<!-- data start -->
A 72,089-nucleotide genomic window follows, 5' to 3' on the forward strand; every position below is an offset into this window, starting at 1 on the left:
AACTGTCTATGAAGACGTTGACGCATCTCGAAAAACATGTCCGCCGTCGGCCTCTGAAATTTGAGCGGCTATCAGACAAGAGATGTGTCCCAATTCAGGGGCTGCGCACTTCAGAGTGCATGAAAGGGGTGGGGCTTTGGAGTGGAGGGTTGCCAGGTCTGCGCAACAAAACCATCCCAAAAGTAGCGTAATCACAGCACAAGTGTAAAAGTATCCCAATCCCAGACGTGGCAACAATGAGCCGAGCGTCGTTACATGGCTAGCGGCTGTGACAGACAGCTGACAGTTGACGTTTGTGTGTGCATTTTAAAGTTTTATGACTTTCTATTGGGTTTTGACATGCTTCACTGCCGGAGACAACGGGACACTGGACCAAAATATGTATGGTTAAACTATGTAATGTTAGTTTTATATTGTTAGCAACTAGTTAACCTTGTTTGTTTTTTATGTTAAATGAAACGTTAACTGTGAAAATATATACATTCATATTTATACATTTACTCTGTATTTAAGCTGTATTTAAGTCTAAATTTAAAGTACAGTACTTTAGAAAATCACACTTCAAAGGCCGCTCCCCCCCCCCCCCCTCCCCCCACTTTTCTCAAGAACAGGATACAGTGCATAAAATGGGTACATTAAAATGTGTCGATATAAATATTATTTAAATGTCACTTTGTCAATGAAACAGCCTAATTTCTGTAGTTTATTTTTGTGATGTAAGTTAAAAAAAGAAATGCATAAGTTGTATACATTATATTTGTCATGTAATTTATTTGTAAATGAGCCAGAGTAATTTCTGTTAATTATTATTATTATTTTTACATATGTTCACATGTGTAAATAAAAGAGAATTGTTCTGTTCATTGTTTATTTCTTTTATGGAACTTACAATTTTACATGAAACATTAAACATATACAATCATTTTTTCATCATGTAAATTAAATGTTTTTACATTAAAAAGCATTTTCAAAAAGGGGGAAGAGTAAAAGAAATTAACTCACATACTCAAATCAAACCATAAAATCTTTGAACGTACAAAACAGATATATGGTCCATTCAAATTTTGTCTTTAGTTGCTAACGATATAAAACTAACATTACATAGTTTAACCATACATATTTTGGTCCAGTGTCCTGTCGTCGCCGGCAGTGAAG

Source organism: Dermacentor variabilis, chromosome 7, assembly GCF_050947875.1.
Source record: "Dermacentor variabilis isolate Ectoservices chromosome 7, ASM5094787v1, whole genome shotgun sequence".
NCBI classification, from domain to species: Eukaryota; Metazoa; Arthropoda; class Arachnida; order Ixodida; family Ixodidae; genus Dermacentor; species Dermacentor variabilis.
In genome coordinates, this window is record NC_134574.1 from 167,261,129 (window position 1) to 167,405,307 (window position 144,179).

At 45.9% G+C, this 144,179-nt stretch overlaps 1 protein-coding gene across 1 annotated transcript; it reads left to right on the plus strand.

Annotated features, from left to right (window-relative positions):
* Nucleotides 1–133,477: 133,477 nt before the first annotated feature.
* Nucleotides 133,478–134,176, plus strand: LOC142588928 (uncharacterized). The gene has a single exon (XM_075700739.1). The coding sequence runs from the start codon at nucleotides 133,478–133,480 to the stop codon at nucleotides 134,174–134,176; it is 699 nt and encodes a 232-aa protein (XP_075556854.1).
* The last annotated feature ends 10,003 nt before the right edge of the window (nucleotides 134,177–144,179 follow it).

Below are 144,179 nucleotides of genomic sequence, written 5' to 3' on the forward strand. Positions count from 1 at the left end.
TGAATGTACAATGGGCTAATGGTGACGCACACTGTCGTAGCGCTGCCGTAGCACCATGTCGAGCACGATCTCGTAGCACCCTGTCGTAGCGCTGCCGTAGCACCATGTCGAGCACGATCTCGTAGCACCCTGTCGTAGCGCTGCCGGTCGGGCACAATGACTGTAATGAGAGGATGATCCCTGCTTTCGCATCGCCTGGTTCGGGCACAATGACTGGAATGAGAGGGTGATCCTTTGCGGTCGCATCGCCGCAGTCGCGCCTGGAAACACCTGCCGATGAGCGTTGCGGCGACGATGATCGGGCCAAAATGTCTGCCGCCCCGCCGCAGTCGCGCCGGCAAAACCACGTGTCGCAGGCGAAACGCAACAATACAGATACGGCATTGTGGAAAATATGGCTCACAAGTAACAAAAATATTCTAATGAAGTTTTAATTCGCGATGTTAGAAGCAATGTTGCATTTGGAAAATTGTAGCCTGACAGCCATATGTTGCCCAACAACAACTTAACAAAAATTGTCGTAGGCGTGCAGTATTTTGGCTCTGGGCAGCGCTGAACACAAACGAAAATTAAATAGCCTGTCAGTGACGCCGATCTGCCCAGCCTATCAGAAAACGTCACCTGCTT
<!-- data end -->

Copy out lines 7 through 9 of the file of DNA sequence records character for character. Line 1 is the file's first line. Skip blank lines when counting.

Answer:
At 45.9% G+C, this 144,179-nt stretch overlaps 1 protein-coding gene across 1 annotated transcript; it reads left to right on the plus strand.

Annotated features, from left to right (window-relative positions):
* Nucleotides 1–133,477: 133,477 nt before the first annotated feature.